- 61% of respondents think the environment is the most important section of sustainability
- 18% said they shared or published their event’s sustainability reports
- 81% say sustainability is not a barrier to creativity
- Brands understand that sustainability is vital for their business success but this understanding does not consistently carry through to the delivery of their events
- Event professionals do not think sustainability is linked to a specific label
Event professionals from over 100 of the industry’s top agencies, brands, venues and event suppliers were the first to hear the findings of the major research project undertaken by the organisers of this year’s Sustainable Events Summit (SES). Delegates attending the event on 21 November were given a unique insight into how sustainability is currently viewed by corporate event planners, and to what extent it plays a part in the planning and execution of their events.
The research, carried out by not-for-profit Positive Impact, comprised in-depth interviews with corporate planners from six global top brands and agencies plus over 100 online surveys from event professionals across the industry. The research questions were compiled by a committee of SES Executive and Research Partners that included Banks Sadler, The fresh Group, Showslice, drp, Fisher Productions, ExCeL, GES, Smyle, Sustainable Events, Smart Group, International Confex and the Rachel Ley Consultancy.
In a change from previous years, the research findings drove the content for the Summit and formed the basis of the programme with a mix of presentations and panel discussions featuring speakers from Anglian Water, Formula E, Sky, Delta Lloyd, Ethical Corp, UFI and VM Ware, as well as a keynote presentation by award-winning social entrepreneur and global expert on the Sharing Economy, Benita Matofska from The People Who Share (courtesy of Speakers’ Corner). Delegates attending the Summit came from organisations such as Direct Line Group, Virgin Media, Unilever, ITV, the NEC, Melia Hotels International, Gleneagles, Camm & Hooper, The Crystal, Fisher Productions and the o2.
The key findings of the report identified that 61% of respondents think the environment is the most important section of sustainability, but that event professionals do not think sustainability islinked to a specific labelsuch as Green Tourism Business Scheme or ISO20121. Discussions focused on how the event industry could shift its focus to be able to tell a better story on the positive impact of events, and how labels could be used to enhance the global profile of the event industry.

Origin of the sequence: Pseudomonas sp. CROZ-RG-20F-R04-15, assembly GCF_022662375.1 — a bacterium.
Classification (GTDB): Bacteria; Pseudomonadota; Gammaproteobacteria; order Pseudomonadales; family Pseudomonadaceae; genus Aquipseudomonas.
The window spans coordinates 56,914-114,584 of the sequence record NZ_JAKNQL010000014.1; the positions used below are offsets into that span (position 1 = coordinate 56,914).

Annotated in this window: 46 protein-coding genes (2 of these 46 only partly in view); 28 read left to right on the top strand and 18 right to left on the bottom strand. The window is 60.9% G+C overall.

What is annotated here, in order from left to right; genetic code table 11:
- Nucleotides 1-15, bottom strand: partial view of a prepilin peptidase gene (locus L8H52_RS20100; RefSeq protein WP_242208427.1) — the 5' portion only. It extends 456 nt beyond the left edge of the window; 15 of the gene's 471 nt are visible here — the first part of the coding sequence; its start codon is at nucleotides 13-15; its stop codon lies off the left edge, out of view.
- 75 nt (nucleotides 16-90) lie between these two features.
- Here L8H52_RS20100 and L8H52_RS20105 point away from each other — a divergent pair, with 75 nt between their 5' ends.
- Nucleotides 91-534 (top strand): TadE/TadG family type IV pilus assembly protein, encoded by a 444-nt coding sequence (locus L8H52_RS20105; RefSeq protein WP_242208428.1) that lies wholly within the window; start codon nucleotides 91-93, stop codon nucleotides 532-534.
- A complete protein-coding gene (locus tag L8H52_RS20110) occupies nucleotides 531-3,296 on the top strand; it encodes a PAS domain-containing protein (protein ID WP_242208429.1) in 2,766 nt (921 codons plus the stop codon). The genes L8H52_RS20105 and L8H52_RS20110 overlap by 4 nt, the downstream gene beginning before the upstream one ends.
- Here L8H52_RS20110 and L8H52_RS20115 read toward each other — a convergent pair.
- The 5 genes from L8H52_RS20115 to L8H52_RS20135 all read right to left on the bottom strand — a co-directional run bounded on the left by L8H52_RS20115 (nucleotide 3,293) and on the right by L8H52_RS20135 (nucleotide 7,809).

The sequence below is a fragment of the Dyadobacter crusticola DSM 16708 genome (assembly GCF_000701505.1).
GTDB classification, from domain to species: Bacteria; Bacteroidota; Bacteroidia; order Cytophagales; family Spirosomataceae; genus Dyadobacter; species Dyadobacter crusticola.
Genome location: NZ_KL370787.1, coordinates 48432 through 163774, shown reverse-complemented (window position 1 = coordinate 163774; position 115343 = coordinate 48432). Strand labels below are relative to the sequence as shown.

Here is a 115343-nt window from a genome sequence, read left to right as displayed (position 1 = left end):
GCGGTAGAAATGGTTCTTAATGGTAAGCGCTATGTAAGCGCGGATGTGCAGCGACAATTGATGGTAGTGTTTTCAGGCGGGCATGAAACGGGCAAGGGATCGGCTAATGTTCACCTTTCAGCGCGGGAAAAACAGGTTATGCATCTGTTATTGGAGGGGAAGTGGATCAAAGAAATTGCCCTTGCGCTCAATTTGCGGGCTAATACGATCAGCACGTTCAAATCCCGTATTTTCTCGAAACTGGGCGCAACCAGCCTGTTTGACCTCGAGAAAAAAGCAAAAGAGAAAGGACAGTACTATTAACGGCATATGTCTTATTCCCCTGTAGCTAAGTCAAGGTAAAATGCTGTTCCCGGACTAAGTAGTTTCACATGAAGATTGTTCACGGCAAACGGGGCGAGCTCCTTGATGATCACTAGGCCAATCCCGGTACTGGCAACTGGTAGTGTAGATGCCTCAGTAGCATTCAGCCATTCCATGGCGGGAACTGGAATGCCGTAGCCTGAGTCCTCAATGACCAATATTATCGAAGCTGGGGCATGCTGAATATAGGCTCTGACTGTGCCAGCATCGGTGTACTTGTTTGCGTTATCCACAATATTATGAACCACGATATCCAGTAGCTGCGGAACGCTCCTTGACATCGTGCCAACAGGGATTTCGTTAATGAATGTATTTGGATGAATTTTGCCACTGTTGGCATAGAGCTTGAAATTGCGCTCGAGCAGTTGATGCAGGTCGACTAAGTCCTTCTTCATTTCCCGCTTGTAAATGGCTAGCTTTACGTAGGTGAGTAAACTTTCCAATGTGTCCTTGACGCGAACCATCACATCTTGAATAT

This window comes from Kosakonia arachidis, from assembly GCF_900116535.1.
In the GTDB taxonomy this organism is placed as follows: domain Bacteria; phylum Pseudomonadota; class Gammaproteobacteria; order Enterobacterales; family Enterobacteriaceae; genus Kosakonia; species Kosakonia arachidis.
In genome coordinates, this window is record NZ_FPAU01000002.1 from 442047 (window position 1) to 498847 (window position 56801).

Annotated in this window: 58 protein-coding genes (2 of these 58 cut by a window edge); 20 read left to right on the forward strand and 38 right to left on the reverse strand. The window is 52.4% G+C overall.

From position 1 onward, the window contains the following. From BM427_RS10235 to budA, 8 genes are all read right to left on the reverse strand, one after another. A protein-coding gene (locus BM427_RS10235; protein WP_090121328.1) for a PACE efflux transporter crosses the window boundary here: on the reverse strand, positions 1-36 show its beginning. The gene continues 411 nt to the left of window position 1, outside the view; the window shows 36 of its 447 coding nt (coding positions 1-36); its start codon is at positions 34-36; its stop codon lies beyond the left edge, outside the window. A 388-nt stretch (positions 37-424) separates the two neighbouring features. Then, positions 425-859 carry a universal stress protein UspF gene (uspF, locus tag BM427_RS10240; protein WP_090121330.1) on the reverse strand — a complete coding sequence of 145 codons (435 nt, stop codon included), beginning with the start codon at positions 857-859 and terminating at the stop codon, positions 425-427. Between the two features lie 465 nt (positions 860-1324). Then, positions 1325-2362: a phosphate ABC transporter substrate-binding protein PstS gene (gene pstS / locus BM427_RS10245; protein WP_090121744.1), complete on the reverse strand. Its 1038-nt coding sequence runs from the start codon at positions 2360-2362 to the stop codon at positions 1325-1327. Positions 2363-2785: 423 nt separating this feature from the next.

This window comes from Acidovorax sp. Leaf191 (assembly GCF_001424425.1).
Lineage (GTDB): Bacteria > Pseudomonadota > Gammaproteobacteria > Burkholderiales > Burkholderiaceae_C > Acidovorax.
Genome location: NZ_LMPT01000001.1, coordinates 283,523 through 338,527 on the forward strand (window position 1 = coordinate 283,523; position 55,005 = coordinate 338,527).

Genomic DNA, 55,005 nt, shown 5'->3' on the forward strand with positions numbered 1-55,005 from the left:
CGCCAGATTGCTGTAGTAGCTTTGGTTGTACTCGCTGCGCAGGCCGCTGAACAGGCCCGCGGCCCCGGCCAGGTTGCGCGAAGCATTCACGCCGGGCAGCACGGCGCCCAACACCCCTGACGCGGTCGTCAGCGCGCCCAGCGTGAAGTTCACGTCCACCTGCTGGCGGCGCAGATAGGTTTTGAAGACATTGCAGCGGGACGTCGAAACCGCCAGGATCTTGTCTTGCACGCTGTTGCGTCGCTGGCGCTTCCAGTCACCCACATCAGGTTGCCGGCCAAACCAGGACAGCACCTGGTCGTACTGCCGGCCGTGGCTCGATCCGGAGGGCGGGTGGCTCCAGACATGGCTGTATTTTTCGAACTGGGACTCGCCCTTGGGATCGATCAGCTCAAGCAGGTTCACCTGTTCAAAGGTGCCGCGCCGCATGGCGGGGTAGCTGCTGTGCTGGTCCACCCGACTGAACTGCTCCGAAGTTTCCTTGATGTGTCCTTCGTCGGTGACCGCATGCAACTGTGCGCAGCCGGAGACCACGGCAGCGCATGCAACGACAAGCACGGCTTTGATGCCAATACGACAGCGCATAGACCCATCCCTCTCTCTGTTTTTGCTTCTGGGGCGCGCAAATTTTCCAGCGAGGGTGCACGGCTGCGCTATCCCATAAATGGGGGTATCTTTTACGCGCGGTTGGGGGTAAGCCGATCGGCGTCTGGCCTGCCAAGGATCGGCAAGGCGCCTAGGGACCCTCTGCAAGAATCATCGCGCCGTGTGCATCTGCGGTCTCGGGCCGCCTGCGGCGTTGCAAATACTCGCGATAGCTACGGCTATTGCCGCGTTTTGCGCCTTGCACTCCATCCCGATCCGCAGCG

Only 18% of respondents said they shared or published their event’s sustainability reports so during the Summit delegates were asked why this figure is so low. Pressure from the media was sited as the main reason more stories are not currently being shared. However, the panel, which included Paul Colston from Conference News magazine, Emma Hudson from Access all Areas and Susie Harwood from C&IT magazine thought that social media and society would have been more influential factors, and said that they welcomed stories from the industry about sustainability initiatives.
Importantly, a significant 81% of people surveyed said that sustainability is not a barrier to creativity. The report outlined the expectations of corporate planners and how the supply chain could provide more creative and sustainable options. The panel of speakers from Anglian Water, Formula E and Smyle looked at examples of how sustainability could inspire creativity which makes business sense.
The Report shows that there is still work to be done, however. Whilst it is clear brands understand that sustainability is vital for their business success, this understanding does not consistently carry through to the delivery of their events. Summit attendees heard from a global panel of corporate planners who shared how their brands communicate their sustainability message across the business and within their events.
Commenting on the report findings, SES Founding Partner Rick Stainton of Smyle said: “What the research showed very clearly is that corporate event planners have a real passion for, and understanding of, the need forsustainable events. A number of the people we spoke to even believe that there is the potential for it to be a world-changing power if all event planners used their events to create a positive impact.
“This feeling was echoed by the discussions and debates during the Summit and I am really encouraged by not only the findings of the report, but also the obvious willingness of everyone in the room to drive sustainability to the top of the industry’s agenda. I would therefore like to thank everybody who supported and attended the Summit for joining us in the shared belief that sustainable events are not only the right way forward, but that they also make sound creative and business sense.”
Expanding on this, Fiona Pelham of Sustainable Events Ltd added: “A second dominant theme from the research is that planners’ understanding of sustainability is non-negotiable, demonstrating that sustainability is almost past the phase of being a trend and has now moved into being a requirement. This should influence the event industry’s focus, training requirements and budget setting.
“The Sustainable Events Summit 2016 has moved the conversation on from best practice and trends to an understanding of corporate planners’ expectations and requirements of future partnerships, from measurement to social procurement,” she concluded.
The full Global Sustainable Events Summit 2016 Report is available from the Sustainable Events Summit website www.sustainableeventssummit.com/summit priced at £60 + vat.